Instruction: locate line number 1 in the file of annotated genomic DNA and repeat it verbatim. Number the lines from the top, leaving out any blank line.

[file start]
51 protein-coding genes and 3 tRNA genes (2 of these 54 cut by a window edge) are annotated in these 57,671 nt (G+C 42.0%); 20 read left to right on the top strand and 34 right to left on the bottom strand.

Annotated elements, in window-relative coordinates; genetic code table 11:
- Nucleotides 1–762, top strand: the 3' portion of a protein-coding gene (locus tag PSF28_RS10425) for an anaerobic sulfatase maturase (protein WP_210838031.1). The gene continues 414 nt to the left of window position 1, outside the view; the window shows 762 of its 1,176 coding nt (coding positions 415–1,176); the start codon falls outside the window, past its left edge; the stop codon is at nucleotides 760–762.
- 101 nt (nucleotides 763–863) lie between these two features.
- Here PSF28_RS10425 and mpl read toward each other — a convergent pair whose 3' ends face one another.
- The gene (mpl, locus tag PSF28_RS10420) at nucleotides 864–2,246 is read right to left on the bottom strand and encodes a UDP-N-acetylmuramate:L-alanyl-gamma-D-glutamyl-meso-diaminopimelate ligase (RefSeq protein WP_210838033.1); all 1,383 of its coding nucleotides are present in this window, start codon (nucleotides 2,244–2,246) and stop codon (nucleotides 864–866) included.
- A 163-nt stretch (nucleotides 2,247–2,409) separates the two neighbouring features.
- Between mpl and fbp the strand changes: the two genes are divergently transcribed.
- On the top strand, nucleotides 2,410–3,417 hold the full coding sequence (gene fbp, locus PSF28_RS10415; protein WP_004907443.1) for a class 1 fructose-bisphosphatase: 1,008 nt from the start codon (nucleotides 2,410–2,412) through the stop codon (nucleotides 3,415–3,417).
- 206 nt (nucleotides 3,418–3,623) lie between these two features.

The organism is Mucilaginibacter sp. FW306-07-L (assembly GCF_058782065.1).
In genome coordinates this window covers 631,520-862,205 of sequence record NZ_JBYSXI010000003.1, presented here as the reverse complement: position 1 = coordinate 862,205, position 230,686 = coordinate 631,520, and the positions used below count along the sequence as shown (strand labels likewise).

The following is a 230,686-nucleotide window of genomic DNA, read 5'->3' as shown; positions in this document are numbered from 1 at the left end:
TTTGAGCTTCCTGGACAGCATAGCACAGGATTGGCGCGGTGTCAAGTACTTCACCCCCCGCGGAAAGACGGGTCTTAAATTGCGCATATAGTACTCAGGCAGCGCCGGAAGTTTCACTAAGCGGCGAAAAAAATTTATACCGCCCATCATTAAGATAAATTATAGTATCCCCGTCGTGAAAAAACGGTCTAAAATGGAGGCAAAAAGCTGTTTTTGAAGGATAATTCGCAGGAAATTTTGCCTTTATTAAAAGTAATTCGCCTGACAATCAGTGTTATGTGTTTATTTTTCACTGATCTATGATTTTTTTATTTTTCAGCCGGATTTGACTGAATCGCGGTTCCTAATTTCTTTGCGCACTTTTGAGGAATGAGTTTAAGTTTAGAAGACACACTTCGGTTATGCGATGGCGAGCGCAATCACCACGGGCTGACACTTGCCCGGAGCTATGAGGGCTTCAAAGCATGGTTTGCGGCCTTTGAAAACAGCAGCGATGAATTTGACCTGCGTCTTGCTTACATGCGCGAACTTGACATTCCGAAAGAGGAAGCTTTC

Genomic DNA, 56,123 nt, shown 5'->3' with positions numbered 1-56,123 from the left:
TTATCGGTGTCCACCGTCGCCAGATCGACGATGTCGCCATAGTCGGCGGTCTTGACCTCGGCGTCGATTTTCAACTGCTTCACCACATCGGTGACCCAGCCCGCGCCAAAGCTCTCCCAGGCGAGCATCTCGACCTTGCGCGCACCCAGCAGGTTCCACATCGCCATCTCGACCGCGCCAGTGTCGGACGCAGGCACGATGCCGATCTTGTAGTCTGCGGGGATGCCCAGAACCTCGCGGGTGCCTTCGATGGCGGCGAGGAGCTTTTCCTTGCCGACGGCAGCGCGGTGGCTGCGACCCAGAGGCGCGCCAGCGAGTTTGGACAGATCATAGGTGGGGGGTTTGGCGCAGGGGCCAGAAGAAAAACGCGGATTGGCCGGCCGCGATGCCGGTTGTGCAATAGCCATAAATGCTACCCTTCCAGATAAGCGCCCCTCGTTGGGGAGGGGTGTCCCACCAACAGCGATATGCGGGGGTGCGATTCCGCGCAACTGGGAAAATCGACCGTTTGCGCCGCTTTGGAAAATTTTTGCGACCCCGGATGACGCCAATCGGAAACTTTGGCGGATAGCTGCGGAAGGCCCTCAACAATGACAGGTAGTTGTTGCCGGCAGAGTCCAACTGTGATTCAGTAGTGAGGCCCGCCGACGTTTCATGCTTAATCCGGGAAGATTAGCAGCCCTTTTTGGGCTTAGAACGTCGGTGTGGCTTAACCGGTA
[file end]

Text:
51 protein-coding genes and 3 tRNA genes (2 of these 54 cut by a window edge) are annotated in these 57,671 nt (G+C 42.0%); 20 read left to right on the top strand and 34 right to left on the bottom strand.